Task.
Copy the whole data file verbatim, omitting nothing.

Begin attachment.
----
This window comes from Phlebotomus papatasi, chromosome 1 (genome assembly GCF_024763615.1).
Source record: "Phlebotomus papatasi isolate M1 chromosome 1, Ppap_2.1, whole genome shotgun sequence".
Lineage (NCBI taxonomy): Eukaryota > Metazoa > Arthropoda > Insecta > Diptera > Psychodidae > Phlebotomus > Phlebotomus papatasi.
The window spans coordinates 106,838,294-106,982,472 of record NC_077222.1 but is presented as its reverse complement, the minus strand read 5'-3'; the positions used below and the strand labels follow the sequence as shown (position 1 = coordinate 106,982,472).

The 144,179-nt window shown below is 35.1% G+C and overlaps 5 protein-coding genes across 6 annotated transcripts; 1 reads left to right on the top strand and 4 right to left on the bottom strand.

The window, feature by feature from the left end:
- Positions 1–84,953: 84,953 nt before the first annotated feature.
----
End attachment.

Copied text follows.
This window comes from Phlebotomus papatasi, chromosome 1 (genome assembly GCF_024763615.1).
Source record: "Phlebotomus papatasi isolate M1 chromosome 1, Ppap_2.1, whole genome shotgun sequence".
Lineage (NCBI taxonomy): Eukaryota > Metazoa > Arthropoda > Insecta > Diptera > Psychodidae > Phlebotomus > Phlebotomus papatasi.
The window spans coordinates 106,838,294-106,982,472 of record NC_077222.1 but is presented as its reverse complement, the minus strand read 5'-3'; the positions used below and the strand labels follow the sequence as shown (position 1 = coordinate 106,982,472).

The 144,179-nt window shown below is 35.1% G+C and overlaps 5 protein-coding genes across 6 annotated transcripts; 1 reads left to right on the top strand and 4 right to left on the bottom strand.

The window, feature by feature from the left end:
- Positions 1–84,953: 84,953 nt before the first annotated feature.